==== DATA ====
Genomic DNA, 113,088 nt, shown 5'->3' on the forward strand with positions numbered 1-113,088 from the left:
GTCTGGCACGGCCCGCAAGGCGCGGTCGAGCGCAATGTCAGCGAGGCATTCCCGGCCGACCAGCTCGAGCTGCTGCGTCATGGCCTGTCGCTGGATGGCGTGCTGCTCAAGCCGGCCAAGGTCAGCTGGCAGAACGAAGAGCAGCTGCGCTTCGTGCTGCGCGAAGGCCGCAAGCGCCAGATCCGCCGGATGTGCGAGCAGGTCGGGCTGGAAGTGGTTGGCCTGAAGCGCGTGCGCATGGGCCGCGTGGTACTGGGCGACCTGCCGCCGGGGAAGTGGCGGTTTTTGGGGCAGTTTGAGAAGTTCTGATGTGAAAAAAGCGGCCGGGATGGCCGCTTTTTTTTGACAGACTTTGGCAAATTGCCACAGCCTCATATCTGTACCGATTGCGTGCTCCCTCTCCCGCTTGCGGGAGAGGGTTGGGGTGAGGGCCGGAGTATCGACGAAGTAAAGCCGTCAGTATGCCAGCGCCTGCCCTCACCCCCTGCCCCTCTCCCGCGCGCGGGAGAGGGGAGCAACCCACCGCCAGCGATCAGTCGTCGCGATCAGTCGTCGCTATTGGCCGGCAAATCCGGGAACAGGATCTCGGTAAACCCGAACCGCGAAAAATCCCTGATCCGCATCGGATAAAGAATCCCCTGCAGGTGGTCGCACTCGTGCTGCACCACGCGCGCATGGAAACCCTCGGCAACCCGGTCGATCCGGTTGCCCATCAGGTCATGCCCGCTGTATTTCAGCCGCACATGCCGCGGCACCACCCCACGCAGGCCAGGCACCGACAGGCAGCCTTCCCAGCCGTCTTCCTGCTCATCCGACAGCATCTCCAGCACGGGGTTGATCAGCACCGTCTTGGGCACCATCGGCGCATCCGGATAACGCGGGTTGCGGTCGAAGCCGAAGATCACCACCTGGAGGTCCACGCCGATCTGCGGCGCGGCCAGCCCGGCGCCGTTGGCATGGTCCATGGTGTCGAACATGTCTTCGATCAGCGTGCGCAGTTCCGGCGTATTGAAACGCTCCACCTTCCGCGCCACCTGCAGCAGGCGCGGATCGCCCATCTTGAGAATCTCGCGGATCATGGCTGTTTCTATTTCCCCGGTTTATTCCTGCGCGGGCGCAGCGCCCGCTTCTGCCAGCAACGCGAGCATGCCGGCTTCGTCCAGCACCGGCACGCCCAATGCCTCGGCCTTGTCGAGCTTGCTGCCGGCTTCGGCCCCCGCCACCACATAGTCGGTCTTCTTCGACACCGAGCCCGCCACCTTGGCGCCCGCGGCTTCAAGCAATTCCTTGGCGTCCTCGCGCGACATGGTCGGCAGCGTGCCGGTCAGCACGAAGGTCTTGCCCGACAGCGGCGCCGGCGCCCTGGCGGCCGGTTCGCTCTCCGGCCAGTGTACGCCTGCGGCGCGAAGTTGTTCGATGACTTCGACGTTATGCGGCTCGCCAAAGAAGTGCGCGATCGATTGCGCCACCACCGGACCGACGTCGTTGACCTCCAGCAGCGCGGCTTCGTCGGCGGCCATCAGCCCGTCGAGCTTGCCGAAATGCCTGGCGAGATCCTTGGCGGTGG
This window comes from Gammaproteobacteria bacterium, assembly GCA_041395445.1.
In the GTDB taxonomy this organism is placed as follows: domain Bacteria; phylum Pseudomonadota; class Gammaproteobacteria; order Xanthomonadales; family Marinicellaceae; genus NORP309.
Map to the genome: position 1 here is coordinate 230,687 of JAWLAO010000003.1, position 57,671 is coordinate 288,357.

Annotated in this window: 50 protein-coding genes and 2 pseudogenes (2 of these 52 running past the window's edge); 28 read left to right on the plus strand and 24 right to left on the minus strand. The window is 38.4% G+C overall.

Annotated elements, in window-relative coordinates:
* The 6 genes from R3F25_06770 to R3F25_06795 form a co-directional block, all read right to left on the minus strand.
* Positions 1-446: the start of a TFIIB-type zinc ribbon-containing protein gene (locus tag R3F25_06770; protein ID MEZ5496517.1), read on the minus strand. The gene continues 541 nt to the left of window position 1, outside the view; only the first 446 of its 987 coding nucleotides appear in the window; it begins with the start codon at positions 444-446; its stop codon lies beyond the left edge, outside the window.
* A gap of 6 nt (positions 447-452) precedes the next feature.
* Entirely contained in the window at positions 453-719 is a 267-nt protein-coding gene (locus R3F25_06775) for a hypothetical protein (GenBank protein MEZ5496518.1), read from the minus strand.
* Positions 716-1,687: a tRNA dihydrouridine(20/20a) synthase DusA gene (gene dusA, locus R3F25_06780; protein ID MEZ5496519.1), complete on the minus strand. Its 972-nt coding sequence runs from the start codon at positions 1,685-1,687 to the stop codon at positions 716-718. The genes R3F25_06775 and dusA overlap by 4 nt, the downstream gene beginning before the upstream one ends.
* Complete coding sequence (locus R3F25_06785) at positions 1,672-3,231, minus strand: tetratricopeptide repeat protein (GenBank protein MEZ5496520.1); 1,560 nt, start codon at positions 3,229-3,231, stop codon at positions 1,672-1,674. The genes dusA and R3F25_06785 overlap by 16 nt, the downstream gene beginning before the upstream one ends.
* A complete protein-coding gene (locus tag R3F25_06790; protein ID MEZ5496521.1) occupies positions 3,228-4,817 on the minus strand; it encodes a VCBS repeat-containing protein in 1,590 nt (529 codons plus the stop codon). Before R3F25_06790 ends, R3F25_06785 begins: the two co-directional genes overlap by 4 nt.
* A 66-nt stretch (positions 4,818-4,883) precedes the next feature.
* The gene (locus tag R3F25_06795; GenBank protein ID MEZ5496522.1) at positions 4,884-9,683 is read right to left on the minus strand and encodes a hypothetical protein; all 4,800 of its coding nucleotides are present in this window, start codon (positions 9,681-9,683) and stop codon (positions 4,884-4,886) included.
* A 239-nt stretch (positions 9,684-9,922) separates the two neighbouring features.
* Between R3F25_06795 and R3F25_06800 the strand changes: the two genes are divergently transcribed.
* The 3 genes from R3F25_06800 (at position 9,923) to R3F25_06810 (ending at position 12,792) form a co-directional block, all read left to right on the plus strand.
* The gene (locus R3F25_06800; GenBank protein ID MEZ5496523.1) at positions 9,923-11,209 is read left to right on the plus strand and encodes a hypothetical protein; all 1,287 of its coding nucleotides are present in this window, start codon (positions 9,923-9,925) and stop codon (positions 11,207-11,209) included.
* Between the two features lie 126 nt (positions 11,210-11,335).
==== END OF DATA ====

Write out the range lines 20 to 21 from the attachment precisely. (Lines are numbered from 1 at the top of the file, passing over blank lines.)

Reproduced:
* The gene (locus R3F25_06800; GenBank protein ID MEZ5496523.1) at positions 9,923-11,209 is read left to right on the plus strand and encodes a hypothetical protein; all 1,287 of its coding nucleotides are present in this window, start codon (positions 9,923-9,925) and stop codon (positions 11,207-11,209) included.
* Between the two features lie 126 nt (positions 11,210-11,335).